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I thought the singular value decomposition was a generalized form of the spectral theorem for non-square matrices. That being said, what exactly are the sizes of these matrices here? Because if A is m x n, then P must be n x n for the spectral decomposition, which leaves Q to be m x n. Then, the spectral decomposition will force V to be n x n, so U = QV comes out to be m x n which is not necessarily a rotation.


How can I get the QP out of A? I am confused and my brain stops thinking about matrixes.


I only see rotation and scaling here. Is it possible to recover a shear transformation in the decomposition? And does this decomposition imply that a shear is just a combination of a rotation and a scaling transformation? (This may be the answer to a question I had on an earlier slide...)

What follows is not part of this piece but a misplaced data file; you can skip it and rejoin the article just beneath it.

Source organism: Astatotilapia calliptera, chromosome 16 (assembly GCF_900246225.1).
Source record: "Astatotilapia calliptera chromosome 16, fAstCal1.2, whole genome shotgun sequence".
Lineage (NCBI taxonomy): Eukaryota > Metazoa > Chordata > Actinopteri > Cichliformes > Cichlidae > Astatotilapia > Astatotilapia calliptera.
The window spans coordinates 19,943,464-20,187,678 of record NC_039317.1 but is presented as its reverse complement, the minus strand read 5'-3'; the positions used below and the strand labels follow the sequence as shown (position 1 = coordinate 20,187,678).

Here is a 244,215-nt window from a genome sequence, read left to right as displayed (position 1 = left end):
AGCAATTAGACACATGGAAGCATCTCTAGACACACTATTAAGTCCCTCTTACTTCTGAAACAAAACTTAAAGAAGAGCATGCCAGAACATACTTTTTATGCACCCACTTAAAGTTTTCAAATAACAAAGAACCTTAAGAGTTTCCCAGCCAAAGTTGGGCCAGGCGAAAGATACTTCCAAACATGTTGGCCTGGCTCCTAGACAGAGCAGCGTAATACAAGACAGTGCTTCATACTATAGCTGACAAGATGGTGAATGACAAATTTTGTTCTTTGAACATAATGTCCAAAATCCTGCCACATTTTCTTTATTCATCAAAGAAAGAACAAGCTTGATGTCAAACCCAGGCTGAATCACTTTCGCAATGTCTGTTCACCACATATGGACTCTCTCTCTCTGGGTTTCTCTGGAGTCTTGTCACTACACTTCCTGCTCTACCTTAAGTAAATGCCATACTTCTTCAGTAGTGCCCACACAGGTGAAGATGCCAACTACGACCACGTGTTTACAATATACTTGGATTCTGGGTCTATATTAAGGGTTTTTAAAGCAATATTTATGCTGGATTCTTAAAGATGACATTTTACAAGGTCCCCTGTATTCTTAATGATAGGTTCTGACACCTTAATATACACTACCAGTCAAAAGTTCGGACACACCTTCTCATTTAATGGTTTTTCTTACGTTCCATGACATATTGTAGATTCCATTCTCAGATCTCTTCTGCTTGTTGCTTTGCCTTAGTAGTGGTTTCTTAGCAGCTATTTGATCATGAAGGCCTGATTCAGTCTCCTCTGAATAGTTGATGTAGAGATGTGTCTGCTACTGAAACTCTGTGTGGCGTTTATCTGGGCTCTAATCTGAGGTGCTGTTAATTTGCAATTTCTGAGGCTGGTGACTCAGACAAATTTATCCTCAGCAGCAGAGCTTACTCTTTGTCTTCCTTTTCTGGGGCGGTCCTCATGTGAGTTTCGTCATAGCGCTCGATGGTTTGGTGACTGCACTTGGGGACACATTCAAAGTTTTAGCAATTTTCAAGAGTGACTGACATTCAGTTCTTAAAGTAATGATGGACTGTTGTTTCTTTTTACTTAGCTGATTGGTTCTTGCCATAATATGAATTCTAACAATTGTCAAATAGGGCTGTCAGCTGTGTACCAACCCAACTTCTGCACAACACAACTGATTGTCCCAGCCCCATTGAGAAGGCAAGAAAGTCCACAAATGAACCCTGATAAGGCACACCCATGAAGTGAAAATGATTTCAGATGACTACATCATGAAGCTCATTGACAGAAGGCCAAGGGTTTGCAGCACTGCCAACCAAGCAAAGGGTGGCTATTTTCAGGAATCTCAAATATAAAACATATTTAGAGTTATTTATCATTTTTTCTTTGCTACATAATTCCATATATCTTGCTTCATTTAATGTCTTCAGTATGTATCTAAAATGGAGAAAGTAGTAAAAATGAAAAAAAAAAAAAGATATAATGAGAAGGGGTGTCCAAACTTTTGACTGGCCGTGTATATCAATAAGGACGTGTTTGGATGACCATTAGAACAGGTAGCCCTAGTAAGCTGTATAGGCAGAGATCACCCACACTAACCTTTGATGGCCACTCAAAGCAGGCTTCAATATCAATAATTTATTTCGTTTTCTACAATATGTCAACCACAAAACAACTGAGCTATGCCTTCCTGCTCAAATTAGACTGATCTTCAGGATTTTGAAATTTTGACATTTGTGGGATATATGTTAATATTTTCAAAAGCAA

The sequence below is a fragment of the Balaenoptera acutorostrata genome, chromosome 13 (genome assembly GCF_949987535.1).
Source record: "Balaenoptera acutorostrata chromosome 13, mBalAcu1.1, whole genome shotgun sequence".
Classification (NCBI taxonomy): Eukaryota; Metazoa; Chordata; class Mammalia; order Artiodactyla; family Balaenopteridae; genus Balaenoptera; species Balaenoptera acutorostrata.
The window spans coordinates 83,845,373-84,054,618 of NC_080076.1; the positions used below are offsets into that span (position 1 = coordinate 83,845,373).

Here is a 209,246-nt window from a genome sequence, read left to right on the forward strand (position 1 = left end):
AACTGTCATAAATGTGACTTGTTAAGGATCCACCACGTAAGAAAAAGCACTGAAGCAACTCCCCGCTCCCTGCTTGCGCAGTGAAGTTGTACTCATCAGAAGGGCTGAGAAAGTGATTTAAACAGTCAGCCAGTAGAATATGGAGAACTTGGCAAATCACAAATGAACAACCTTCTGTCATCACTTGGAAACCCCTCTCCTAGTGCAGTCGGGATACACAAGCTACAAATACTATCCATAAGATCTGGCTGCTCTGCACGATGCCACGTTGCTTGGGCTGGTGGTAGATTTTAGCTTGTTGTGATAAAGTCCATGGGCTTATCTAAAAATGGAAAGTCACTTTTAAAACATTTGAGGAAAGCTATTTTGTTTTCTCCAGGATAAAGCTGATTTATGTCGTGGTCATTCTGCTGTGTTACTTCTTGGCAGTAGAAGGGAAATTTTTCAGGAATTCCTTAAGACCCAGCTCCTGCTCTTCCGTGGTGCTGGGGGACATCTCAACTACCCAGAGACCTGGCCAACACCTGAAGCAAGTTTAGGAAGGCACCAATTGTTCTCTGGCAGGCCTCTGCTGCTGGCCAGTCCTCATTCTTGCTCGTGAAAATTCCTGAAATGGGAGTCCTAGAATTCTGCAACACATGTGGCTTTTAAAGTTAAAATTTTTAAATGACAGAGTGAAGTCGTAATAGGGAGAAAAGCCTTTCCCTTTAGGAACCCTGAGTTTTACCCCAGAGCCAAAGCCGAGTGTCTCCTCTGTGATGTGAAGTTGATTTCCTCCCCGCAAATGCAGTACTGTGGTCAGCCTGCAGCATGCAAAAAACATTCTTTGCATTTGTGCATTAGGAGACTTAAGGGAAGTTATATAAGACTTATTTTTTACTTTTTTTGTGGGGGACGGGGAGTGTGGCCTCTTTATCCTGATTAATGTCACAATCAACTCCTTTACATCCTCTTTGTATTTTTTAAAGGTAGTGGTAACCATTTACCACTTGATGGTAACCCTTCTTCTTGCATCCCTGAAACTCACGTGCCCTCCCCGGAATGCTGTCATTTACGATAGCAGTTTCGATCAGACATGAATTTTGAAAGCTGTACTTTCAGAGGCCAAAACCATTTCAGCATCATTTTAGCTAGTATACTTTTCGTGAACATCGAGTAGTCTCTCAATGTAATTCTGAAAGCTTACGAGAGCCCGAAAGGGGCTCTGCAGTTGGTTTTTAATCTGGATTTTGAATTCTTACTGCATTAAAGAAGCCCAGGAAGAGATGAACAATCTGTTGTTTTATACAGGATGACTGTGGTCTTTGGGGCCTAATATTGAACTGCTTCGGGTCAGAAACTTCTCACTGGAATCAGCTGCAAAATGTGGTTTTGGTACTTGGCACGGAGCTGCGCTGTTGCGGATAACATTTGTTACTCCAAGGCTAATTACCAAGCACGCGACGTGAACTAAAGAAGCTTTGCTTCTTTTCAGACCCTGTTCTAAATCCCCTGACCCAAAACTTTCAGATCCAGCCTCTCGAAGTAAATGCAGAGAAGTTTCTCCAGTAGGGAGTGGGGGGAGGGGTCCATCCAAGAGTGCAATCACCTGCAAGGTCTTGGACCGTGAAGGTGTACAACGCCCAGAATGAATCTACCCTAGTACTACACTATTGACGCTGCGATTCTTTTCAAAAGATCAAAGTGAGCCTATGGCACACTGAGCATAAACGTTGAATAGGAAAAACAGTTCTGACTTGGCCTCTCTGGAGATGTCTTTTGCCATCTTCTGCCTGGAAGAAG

Does the rotation matrix V have to be orthonormal?


Can we get a more detailed, slower explanation on this slide during class? So many matrices my brain just left T_T. Are V and D the eigenvectors and eigenvalues?


I'm having a hard time visualizing/understanding how U = QV eliminates possible reflections in the case where only Q is applied. Can someone explain this?


For every matrix, will the polar decomposition be unique?


I get how we can decompose a transformation into its components, but I still can’t seem to think of a good application as to why we would ever want to decompose it.


What is polar decomposition?


What does rotation/reflection mean here? The rotation relative to what?


Is there any method that we can have choose better values in U that could expedite the computation


Are polar decomposition and spectral decomposition frequently used in graphics, I feel like most of the time we are building the matrix A instead of decomposing it into components.


How exactly are the matrices being applied to the 3D objects? Or maybe how is the cow being represented by matrices?